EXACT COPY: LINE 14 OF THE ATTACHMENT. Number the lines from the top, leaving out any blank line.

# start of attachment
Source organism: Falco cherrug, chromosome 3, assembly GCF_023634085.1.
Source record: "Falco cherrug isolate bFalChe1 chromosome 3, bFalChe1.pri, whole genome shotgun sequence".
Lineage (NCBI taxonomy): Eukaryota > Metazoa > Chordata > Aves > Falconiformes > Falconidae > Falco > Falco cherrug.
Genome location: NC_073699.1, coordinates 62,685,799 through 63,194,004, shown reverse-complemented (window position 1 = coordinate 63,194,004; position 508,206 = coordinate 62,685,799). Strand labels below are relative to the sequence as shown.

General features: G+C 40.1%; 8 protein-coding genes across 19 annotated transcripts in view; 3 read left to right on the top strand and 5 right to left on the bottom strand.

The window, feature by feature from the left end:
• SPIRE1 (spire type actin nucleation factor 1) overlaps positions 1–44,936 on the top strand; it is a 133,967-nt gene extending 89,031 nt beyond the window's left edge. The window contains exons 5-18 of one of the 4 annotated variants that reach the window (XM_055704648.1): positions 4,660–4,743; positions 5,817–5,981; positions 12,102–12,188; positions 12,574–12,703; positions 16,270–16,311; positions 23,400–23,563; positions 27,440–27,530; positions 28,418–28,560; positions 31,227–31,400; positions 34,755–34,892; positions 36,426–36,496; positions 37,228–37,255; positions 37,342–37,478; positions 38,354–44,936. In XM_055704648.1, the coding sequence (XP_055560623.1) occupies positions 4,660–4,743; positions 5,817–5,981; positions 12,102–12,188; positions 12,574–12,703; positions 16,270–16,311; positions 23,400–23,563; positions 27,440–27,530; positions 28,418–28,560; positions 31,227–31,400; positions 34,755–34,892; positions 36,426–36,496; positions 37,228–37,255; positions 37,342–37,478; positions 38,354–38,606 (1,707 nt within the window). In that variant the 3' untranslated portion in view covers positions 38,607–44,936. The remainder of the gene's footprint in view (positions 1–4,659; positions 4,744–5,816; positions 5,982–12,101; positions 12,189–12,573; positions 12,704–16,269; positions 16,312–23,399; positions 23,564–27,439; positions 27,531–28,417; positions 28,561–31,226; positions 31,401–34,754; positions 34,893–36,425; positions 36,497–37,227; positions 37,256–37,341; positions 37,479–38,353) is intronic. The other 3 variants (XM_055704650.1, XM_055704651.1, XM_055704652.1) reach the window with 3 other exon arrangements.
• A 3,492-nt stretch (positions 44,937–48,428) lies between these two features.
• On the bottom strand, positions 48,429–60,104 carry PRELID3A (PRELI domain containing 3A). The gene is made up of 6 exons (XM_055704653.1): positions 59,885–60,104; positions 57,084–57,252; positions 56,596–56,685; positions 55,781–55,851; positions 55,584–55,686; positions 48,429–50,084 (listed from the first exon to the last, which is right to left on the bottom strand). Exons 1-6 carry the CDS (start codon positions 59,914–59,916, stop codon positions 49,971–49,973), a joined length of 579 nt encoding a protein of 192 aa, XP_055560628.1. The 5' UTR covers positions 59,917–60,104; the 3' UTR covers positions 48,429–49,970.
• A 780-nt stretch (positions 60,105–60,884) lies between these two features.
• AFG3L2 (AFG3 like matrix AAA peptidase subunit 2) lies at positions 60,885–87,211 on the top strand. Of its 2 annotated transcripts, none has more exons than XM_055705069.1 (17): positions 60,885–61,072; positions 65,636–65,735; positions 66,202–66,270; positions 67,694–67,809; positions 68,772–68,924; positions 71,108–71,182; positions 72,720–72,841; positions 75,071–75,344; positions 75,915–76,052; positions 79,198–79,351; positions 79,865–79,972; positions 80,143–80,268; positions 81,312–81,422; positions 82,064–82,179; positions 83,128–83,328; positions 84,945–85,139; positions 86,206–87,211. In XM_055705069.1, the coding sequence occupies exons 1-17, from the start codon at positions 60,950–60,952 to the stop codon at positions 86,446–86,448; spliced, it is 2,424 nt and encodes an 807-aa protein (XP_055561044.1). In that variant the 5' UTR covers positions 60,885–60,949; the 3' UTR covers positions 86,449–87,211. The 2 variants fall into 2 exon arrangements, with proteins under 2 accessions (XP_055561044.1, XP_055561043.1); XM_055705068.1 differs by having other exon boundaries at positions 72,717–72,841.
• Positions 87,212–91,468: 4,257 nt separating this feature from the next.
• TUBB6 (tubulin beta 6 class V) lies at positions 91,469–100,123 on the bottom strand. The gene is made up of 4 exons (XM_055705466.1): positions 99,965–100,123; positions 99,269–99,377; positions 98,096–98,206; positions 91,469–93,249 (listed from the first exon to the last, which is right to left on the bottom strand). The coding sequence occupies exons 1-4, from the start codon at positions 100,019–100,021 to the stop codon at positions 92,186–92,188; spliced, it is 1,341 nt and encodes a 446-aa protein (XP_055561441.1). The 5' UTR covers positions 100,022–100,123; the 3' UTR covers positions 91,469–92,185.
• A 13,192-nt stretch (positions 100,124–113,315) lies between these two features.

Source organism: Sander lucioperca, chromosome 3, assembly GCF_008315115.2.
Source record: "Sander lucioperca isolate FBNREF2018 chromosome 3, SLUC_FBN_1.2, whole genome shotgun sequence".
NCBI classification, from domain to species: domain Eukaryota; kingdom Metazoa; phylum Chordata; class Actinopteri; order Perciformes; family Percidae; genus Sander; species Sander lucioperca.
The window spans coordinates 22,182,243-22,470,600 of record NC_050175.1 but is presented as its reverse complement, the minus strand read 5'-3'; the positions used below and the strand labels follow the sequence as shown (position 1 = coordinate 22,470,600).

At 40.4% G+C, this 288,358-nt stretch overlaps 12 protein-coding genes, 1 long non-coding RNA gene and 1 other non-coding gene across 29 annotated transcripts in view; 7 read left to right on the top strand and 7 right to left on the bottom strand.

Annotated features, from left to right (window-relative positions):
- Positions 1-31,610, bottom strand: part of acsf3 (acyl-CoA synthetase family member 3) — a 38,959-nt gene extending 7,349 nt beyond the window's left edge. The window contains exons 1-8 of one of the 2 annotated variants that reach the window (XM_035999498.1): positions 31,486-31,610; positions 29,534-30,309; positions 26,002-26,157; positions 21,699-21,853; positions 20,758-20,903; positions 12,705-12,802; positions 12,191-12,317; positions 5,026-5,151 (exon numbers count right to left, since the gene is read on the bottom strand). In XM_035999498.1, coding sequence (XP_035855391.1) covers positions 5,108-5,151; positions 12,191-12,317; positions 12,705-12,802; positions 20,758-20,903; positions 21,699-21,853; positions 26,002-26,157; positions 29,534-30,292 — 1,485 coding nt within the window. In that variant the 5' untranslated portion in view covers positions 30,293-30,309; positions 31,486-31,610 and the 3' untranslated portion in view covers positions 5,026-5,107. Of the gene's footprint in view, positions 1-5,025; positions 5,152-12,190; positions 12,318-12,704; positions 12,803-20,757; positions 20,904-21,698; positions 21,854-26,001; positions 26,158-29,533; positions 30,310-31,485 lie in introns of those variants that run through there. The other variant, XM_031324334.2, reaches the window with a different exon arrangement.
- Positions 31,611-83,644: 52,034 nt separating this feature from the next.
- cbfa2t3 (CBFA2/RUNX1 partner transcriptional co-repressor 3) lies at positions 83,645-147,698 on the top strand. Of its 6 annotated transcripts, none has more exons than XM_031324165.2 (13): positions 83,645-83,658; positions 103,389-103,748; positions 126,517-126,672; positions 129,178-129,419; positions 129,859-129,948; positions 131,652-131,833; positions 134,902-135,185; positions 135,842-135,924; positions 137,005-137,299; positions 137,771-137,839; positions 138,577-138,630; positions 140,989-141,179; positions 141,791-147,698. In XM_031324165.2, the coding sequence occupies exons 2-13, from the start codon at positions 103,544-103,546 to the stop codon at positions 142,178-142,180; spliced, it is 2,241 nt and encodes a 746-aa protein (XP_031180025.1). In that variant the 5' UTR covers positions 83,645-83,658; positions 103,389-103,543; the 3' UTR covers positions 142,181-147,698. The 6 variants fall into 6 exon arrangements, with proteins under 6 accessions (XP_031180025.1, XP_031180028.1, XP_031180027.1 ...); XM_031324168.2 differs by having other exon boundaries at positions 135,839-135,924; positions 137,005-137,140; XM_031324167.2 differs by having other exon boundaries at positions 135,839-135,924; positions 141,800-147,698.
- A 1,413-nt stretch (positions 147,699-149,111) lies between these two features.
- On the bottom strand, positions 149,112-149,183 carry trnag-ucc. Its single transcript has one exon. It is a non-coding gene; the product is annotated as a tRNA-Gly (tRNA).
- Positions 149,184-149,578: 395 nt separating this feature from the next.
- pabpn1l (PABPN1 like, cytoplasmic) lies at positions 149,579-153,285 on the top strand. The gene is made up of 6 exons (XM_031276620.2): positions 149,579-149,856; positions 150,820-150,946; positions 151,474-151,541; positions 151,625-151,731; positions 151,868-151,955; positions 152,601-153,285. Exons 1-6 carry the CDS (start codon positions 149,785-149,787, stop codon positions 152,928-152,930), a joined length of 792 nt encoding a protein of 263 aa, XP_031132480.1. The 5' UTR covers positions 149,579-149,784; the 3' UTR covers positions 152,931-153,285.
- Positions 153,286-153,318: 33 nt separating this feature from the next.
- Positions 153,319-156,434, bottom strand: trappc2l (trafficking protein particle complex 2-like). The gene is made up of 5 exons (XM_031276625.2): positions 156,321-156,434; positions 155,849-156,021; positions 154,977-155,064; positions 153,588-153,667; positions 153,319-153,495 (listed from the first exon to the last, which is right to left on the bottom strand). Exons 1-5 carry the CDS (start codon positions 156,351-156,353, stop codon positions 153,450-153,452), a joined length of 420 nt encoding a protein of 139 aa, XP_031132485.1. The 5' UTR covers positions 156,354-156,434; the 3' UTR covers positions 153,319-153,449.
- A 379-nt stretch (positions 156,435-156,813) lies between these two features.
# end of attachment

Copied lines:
• A 13,192-nt stretch (positions 100,124–113,315) lies between these two features.